Labor News

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Today in labor history: First African-American pilot recognized posthumously

Bullard was rejected by the U.S. Army Air Service because only white pilots were allowed to serve.

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Today in labor history: First national meeting of African Americans

On August 20, 1830 the National Negro Convention held its first meeting in Philadelphia. The event was chaired and led by Bishop Richard Allen.

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Pro-union panelists call for labor outreach to blacks and youth

"Our issues can be overcome.  Diversity is a great strength."

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California labor leader to replace Holt-Baker at AFL-CIO

California labor official Tefere Gebr will succeed Arlene Holt Baker as Executive Vice President of the AFL-CIO.

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Unions speak out on Zimmerman verdict

Unions are lining up with civil rights groups and community organizations across the country and speaking out on the acquittal of George Zimmerman, the killer of Trayvon Martin, an un-armed teenager.

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Today in labor history: Black farmer-union leader murdered by sheriff’s posse

A leader of the Croppers' and Farm Workers Union in Tallapoosa County was brutally murdered July 15, 1931, by a heavily armed white mob.

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Today in labor history: Mary McLeod Bethune born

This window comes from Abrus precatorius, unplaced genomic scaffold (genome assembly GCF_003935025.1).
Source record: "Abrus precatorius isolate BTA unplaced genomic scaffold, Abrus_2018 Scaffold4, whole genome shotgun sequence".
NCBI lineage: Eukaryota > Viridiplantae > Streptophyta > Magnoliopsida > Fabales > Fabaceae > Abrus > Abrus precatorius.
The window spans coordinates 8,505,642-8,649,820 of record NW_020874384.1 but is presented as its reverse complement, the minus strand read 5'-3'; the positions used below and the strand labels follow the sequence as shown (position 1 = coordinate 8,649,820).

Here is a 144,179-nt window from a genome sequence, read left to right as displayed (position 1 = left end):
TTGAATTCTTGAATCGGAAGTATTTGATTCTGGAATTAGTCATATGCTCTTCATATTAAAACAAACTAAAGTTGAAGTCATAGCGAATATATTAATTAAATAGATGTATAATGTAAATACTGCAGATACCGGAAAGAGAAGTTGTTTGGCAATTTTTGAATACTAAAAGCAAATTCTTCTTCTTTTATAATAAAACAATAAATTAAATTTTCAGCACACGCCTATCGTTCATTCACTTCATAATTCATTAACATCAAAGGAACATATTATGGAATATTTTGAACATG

Mary McLeod Bethune, one of our great civil rights leaders, was born July 10, 1875, in Mayesville, S.C. Her parents were former slaves.

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Today in labor history: Supreme Court ends laws against interracial marriage

The case was brought forth by Richard and Mildred Loving, who were imprisoned for one year for marrying in the state of Virginia.

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Today in labor history: James Meredith shot

On this day in 1966, civil rights activist James Meredith was shot while leading the March Against Fear from Memphis to Jackson.

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Today in labor history: Homestead Act signed, for good and bad

President Lincoln signed the Homestead Act. It was a freedom opportunity for many, but also resulted in massive displacement of Native Americans.

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